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American Express “Refreshes” the Hilton Honors Aspire Card, Removes Key Benefits

Today, we’re diving into the recent changes to the Hilton Honors Aspire Card from American Express. Unfortunately, I have to start by saying that these changes are, overall, less than thrilling, especially when we consider the devaluation of Hilton Honors Diamond status in recent years.

Annual Fee Hike
First up, the annual fee has undergone a substantial “refresh,” but it’s not the kind we typically celebrate. It’s shooting up from $450 to $550, marking a whopping $100 increase. This increase is already in effect for new applicants, and existing cardmembers will start feeling the pain from renewals on or after February 1, 2024.

Priority Pass Lounge Access, Gone
Perhaps the most significant loss with this refresh is the removal of Priority Pass membership. If you enrolled or renewed your Priority Pass membership before January 31, 2023, it’s valid until January 31, 2024. For those who did so between February 1, 2023, and January 31, 2024, your membership extends until October 31, 2024. Lounge access is a key feature many seek in a premium card, and it’s quite disappointing to see it go at this price point. Comparing this to its competition, the Marriott Bonvoy Brilliant card, also from AmEx, still offers Priority Pass membership. When consumers are paying $500+ a year for a credit card, they tend to expect some form of lounge access. Admittedly, just like Hilton’s domestic properties, Priority Pass lounges within the U.S. just aren’t up to par with the competition; regardless, Priority Pass is about the lowest common denominator of most $500+ cards, so seeing even that getting the axe is very disappointing.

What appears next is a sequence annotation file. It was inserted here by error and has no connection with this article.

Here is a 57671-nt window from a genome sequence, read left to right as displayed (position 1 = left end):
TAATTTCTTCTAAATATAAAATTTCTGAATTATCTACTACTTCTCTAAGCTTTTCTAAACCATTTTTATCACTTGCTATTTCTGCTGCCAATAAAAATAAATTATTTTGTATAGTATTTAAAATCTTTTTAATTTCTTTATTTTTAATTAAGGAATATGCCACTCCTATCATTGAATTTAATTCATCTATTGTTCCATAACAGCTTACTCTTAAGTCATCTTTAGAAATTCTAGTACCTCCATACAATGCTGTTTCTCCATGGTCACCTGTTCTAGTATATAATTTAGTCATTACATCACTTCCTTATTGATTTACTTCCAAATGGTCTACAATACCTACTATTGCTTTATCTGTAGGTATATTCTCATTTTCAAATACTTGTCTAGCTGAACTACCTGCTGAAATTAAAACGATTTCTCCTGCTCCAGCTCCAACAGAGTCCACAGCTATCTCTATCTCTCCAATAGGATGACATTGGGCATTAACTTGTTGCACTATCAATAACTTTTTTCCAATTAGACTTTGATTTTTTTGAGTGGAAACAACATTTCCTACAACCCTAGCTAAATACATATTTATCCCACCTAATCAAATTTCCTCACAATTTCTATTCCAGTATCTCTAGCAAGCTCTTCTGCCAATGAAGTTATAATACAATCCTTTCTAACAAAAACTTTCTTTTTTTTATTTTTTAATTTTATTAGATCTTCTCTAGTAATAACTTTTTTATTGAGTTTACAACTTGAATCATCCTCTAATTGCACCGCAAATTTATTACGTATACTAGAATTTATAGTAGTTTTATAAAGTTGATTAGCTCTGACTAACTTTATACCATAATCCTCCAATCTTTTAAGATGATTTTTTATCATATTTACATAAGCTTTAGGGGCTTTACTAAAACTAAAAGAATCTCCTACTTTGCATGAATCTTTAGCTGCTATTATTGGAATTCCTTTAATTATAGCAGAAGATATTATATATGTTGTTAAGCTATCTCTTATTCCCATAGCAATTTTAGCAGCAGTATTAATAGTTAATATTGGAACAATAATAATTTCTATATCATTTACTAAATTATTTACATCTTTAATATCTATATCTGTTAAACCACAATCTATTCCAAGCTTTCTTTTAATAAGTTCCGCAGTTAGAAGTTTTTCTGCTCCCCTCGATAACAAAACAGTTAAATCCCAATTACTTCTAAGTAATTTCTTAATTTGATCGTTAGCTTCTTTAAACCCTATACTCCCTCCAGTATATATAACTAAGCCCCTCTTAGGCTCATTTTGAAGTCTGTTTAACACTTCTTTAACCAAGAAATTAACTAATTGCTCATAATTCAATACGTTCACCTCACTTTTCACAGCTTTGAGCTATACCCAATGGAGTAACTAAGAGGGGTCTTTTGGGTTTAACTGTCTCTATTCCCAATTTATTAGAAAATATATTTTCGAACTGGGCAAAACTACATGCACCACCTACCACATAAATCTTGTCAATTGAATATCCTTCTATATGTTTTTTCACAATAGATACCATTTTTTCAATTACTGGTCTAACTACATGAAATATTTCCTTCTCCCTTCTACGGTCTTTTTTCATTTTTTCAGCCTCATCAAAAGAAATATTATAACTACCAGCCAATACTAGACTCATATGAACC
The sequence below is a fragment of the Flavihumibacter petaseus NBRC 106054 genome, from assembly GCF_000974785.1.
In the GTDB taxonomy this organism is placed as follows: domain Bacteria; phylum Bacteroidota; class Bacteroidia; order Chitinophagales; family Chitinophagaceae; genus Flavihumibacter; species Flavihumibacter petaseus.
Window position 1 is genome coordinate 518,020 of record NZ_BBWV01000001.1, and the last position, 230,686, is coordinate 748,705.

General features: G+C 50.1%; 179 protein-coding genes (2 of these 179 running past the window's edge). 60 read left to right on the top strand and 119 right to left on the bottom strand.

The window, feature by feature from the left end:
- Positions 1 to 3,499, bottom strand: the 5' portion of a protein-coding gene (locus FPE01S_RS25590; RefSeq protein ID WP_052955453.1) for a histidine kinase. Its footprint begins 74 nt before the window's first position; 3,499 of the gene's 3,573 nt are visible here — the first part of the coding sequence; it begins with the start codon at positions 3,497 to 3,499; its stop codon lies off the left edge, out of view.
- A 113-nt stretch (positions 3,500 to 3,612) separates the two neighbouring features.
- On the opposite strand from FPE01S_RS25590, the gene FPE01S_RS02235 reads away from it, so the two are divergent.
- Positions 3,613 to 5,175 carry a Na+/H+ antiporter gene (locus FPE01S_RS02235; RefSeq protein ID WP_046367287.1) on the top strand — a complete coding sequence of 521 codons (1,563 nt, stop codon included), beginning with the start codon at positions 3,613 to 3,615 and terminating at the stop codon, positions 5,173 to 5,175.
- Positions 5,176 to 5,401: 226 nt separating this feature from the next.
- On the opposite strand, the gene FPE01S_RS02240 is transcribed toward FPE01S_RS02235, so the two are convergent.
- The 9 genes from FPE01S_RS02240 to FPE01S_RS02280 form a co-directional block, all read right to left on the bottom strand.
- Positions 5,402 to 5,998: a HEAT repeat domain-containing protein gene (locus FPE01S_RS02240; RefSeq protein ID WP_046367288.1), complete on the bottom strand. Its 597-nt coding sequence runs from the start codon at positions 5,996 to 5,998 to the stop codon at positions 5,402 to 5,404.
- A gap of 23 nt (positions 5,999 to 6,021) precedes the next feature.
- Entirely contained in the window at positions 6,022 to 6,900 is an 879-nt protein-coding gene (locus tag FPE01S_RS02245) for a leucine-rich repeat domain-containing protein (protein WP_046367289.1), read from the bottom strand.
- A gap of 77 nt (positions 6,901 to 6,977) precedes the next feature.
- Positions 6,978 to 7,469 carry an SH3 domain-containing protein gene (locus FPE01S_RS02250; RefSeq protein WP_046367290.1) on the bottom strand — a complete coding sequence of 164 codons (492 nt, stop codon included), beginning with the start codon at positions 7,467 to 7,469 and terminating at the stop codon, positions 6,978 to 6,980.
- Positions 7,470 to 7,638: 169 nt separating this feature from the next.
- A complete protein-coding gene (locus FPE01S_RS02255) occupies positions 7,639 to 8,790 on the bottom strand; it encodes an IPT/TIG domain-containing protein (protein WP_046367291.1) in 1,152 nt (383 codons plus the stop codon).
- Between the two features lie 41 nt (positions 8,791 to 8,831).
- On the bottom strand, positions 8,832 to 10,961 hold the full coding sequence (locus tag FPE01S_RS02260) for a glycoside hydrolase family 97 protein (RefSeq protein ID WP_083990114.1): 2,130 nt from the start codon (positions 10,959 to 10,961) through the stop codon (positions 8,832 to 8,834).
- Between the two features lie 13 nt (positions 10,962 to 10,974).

Resort Credit Expansion, with a Catch
On the bright side, the resort credit has nearly doubled in size, going from $250 to $400. But, here’s the catch – it’s gotten more difficult to use, as it’s now split into two parts: $200 for January-June and another $200 for July-December. I hear Hilton’s resorts have really good towels, so there’s that.

Changes in Airline Credits
Starting on January 1, 2024, the card will no longer include the $250 airline incidental fee credit. Instead, it’s replaced by a $50 quarterly airfare statement credit, which you can already utilize for eligible flight purchases made directly with an airline or through amextravel.com. While this change doesn’t bode well for many, there are a couple of silver linings. You can use this credit with various airlines throughout the year, and it now seems to cover airfare, not just incidental fees.

Extra Free Night Reward – at a Cost
Cardholders now have the opportunity to earn a third annual free night reward, in addition to the ones upon renewal and after spending $60,000 in a calendar year. However, the opportunity cost of spending that much money on the Aspire card is quite substantial. The return on basic spend isn’t exactly anything to write home about; I value Hilton Honors points at around 0.5 cpp (cents per point), meaning at 3x for non-bonus spend, you’re pulling about 1.5% in return. Unless you’re finding redemptions with serious outsize value (likely international + using 5th night free), chances are even your local credit union’s cashback card provides a similar return, and we’d venture to guess they don’t charge $550 a year for it.